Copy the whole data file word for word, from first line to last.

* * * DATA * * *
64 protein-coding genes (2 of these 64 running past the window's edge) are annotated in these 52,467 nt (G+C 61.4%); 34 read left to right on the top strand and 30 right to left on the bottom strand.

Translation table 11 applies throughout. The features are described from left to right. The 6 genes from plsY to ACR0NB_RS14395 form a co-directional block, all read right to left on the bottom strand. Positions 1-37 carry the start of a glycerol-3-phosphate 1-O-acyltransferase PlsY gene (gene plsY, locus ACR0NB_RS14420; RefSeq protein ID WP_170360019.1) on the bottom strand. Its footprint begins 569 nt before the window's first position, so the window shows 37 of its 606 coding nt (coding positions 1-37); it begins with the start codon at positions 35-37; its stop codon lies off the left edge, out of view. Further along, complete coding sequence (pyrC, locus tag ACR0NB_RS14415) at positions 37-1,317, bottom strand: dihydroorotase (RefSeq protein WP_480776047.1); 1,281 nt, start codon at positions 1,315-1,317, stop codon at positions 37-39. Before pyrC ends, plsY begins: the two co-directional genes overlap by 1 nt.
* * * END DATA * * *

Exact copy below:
64 protein-coding genes (2 of these 64 running past the window's edge) are annotated in these 52,467 nt (G+C 61.4%); 34 read left to right on the top strand and 30 right to left on the bottom strand.

Translation table 11 applies throughout. The features are described from left to right. The 6 genes from plsY to ACR0NB_RS14395 form a co-directional block, all read right to left on the bottom strand. Positions 1-37 carry the start of a glycerol-3-phosphate 1-O-acyltransferase PlsY gene (gene plsY, locus ACR0NB_RS14420; RefSeq protein ID WP_170360019.1) on the bottom strand. Its footprint begins 569 nt before the window's first position, so the window shows 37 of its 606 coding nt (coding positions 1-37); it begins with the start codon at positions 35-37; its stop codon lies off the left edge, out of view. Further along, complete coding sequence (pyrC, locus tag ACR0NB_RS14415) at positions 37-1,317, bottom strand: dihydroorotase (RefSeq protein WP_480776047.1); 1,281 nt, start codon at positions 1,315-1,317, stop codon at positions 37-39. Before pyrC ends, plsY begins: the two co-directional genes overlap by 1 nt.